Peter A. Fabrizio ’01 died after he was struck by a car in Waterford Wednesday night, police said. The car hit Fabrizio after he left his car to help victims in a crash in which he was involved.
The first accident occurred as Fabrizio lost control of his car while driving northbound on I-395 around 8:30 p.m. Fabrizio’s car was struck from behind by another car after he swerved into a guard rail following a failed attempt to pass another car, Connecticut state police said.
Fabrizio was left uninjured in the first accident and went to help the other victims of the accident. Moments later, another vehicle, driven by Jarred H. Ackles, 18, of Waterford, approached the accident scene unaware of three pedestrians on the road, including Fabrizio. The driver skidded and struck the three pedestrians, killing Gerard F. Warlop, 59, of Smithfield, R.I, state police said.
Fabrizio died after he and another pedestrian, Alicia Meyer, 19, of Norwich, were taken to a local hospital.
Friends of Fabrizio highlighted his selflessness and altruism, and stressed the kindness he showed even those he did not know.
“It’s very much like Pete to help strangers — and he paid for it with his life,” said Russ Alstott, a colleague of Fabrizio at J. Bush and Co., a portfolio management company located in New Haven.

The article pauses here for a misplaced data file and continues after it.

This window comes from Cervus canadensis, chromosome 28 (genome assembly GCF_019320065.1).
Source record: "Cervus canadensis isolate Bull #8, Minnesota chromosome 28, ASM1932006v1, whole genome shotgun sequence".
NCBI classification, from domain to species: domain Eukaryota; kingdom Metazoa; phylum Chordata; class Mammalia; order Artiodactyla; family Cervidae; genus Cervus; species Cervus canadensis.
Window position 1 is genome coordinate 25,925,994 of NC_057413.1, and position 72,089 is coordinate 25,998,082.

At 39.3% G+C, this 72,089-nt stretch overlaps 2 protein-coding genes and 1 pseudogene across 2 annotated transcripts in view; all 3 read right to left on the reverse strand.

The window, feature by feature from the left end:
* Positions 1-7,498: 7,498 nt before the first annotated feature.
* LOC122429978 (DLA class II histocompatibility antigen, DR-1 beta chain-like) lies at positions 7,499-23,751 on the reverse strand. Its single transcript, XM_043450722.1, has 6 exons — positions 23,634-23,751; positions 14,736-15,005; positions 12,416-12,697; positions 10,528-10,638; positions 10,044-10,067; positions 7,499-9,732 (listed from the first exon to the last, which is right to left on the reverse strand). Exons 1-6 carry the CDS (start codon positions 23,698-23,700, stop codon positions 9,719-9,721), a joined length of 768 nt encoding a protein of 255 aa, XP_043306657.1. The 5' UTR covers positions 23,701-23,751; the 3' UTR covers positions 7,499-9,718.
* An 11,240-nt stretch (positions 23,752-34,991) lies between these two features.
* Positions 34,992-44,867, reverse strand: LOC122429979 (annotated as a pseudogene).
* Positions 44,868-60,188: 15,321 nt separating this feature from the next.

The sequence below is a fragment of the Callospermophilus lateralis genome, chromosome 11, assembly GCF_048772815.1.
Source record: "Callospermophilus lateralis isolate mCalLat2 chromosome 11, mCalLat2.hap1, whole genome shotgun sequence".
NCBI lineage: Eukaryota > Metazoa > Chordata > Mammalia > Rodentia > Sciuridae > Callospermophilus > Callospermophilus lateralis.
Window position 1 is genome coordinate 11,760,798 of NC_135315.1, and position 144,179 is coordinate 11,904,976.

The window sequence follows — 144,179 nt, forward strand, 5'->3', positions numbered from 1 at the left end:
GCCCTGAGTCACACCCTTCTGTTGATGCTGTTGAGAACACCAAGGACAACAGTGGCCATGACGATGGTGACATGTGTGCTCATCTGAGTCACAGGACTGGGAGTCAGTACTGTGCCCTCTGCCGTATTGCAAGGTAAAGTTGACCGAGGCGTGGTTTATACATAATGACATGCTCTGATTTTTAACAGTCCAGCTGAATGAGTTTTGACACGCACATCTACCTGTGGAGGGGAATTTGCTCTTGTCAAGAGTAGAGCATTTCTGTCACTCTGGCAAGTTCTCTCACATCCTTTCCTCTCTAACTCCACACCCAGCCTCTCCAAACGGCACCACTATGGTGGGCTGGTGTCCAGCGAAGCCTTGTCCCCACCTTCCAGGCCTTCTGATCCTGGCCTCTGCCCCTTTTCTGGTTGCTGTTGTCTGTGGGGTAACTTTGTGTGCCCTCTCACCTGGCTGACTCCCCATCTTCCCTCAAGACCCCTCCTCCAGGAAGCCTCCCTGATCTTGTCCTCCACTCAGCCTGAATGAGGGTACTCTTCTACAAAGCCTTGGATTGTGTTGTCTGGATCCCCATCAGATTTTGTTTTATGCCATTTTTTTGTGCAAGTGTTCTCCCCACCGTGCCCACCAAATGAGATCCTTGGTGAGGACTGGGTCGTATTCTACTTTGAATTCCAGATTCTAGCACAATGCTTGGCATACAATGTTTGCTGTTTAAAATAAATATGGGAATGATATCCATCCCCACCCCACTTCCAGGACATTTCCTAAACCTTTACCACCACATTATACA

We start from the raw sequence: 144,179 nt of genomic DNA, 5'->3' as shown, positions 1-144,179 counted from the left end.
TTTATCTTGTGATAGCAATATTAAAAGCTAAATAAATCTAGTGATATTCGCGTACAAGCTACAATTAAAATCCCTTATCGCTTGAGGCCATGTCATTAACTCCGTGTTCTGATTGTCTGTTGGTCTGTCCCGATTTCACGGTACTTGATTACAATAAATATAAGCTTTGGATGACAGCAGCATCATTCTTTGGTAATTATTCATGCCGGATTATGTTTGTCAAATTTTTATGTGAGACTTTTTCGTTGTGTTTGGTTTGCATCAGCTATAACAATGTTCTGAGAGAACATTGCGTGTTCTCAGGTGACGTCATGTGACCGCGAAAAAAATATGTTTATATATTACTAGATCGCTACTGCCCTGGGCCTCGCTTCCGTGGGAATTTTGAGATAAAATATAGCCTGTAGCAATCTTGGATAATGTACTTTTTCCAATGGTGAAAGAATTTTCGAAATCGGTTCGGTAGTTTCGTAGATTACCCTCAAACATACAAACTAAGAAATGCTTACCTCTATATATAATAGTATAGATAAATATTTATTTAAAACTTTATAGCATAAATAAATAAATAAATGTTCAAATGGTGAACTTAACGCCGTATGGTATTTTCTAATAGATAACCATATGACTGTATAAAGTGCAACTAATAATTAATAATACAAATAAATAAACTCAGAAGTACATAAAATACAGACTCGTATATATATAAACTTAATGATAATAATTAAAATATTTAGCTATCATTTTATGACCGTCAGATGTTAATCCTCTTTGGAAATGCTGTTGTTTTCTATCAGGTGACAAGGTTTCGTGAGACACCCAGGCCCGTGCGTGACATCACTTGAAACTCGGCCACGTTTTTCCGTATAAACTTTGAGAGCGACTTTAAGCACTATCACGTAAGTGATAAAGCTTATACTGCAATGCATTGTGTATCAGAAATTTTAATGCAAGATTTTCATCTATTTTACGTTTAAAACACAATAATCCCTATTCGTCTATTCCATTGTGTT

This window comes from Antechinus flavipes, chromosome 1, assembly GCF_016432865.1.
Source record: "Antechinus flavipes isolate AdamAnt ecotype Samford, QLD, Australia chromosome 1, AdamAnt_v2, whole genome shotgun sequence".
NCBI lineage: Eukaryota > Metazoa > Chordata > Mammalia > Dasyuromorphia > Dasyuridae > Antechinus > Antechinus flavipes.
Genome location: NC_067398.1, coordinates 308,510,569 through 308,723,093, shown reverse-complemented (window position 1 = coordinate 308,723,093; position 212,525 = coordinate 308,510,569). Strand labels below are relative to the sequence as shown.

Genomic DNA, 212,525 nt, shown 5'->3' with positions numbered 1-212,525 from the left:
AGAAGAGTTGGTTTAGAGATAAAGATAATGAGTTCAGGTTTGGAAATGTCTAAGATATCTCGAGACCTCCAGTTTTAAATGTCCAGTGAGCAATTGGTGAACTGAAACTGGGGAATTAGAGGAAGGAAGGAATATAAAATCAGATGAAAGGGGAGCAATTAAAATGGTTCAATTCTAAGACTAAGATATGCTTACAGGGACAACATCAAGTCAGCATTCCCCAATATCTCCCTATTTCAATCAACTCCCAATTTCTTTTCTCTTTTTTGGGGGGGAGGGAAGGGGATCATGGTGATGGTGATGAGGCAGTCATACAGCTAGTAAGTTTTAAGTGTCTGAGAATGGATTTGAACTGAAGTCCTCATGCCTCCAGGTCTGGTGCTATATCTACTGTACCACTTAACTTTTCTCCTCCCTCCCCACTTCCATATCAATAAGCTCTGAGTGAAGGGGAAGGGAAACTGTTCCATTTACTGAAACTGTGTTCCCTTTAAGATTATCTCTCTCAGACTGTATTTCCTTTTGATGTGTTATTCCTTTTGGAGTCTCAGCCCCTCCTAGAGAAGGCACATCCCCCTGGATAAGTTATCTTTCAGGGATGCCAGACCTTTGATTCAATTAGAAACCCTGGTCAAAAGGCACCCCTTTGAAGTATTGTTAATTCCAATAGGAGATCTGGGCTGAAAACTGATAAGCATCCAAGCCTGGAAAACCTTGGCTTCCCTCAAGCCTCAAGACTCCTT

“Everybody who knew him loved him,” Alstott said. “I think he was just an unusually smart and an unusually kind person.”
Alstott pointed to Fabrizio’s dedication to both his work and his family.
“He’s a self-made guy,” Alstott said. “Family was more important to Peter than anything else.”
Friends said Fabrizio was en route to the Mohegan Sun casino before the fatal accident occurred. Gary Fernando ’03, who knew Fabrizio from the poker games regularly played in Trumbull College, said Fabrizio offered him and other students a ride to the casino in an e-mail Wednesday in which he said, “I’m off to the tourney at the Sun tonight.”
Fabrizio was an avid poker player and frequented the poker games in Trumbull College while he was an undergraduate and even after he graduated. People who knew Fabrizio from the poker games stressed the skill and courtesy he exhibited while playing.
“He could read players really well,” Fernando said. “[He was] definitely the best player I’ve played with without a doubt.”
Jerry Moon ’02 said Fabrizio recently played in the $10,000 entry fee, no-limit, hold ’em tournament at Foxwoods, the entry to which he won by playing in a smaller $200 entry-tournament.
In addition to being a gifted poker player, Fabrizio was also an accomplished martial artist and practiced with the U.S. Olympic Tae Kwon Do team, his friends said.
Fernando said Fabrizio’s parents have established a scholarship program in his name and that there are plans to name the Trumbull Poker Classic after him.
People who knew Fabrizio are still shocked at his death.
“We’re just still kind of in disbelief,” Fernando said. “It doesn’t even seem real.”